Supply Chain Council of European Union |
Supply Chain Risk

Behind States’ Rocky Covid Vaccine Rollout: Shaky Tracking Software

As state health agencies struggle with glitches and disarray distributing Covid-19 vaccines, they’ve also been beset by another challenge: vendors pitching expensive vaccine-tracking computer systems that can create problems of their own.

“We get vendors, vendors, so many contacting us, wanting to show us how their products are working,” said Claire Hannan, executive director of the national Association of Immunization Managers, a nonprofit that helps government agencies around the country administer vaccines. “I can’t tell you the number of vendors that contact states saying, ‘We can solve your problems.’ Some of them get the ear of the governor. And then it turns out their software doesn’t work. We have complete disarray.”

Difficulties with immunization rollouts are emerging around the country, leaving the economy exposed to the prospect that the postpandemic era won’t come quickly. So far, two vaccines have been approved for use in the U.S. and an estimated 14% of the adult population has been vaccinated. Fed Chairman Jerome Powell has said there is nothing more important to the economy than vaccination success. Live entertainment, retail commerce, manufacturing, and other industries affected by the pandemic won’t truly recover until vaccination is widespread and Americans can return to normal activities.

Amid overwhelming demand for vaccinations and tricky protocols for delivering the injections, states are trying to adjust how they register and track immunizations. In California, after problems with the initial tracking software, the governor recently announced a new pair of agreements worth up to $42 million for a vaccine and records system based on an agreement with


which won the contract after its submission was chosen over proposals by Deloitte and Crowe LLP.

An attorney specializing in government contracting, and the head of a company specializing in vaccine records technology, agreed to a request by Barron’s to review the California Accenture documents. Both say that the California deal, dubbed My Turn, lacks clear performance standards and invites cost overruns. In North Carolina, providers say an Accenture vaccine-tracking system involving the same vendor as the one in California is so cumbersome that it has slowed down immunizations.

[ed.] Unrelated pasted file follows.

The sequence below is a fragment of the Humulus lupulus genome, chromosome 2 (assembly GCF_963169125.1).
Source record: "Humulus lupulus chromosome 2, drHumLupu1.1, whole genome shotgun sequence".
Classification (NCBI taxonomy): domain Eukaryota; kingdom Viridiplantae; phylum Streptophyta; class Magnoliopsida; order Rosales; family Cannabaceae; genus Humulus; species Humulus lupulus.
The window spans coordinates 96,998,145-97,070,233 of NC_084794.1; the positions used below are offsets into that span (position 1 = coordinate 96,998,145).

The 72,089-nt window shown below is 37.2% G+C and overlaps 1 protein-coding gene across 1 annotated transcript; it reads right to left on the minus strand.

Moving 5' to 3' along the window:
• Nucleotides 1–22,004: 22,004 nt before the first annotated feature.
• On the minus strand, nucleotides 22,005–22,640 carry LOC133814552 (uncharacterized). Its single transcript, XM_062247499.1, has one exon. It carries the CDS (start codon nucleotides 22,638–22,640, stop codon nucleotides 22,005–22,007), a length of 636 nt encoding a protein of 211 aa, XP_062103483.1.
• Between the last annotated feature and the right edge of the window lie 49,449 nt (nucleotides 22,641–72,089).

“Accenture and the client have worked together in an effort to accurately track program costs,” the company said in a statement. “As the program has evolved, the client has provided us with periodic updates to the project’s scope of work, and we continue to help support their objectives.”

Avoiding the Alternative

An alternative is the federal government’s vaccine-tracking system, built with the help of no-bid contracts with Deloitte worth up to $48 million. According to procurement records, the Centers for Disease Control and Prevention said that no other type of supplies or services satisfied agency requirements. The platform has been shunned by health officials in all but nine states. Detractors say the national Vaccine Administration Management System, or VAMS, is hard to use and fails to schedule vaccination appointments properly.

South Carolina, meanwhile, is moving from the Deloitte/CDC platform to a new system it is developing. “We, like many states, and like many of our vaccine providers, and like many of the public, have been frustrated with the federal VAMS system,” said Brannon Traxler, South Carolina’s interim director of Public Health for the Department of Health and Environmental Control, during a Jan. 25 immunization briefing on the move to a new system.

A Deloitte spokesman acknowledged users are reporting challenges, but said “Deloitte is working to enhance the system based on user feedback and the priorities of local healthcare providers.”

The CDC didn’t respond to requests for comment.

With the federal vaccine-tracking system falling out of favor, Hannan says the urgency of the immunization effort leaves states vulnerable to failures and cost overruns. “A big part of it is, somebody with a lot of money is banging on the door saying, ‘Don’t go with that product. I‘ll give you another one,’” she said. “It looks great when I see a demo, but I don’t know how it will work.”

Steve Murchie, co-owner of Envision Technology Partners, a Denver-area maker of immunization systems not involved in the aforementioned projects, concurs. He said big software contracting firms see a business opportunity in taking over the type of project previously built by experts in immunization technology, without acknowledging that it’s a highly specialized field. “There’s blood in the water so the sharks come out,” he said.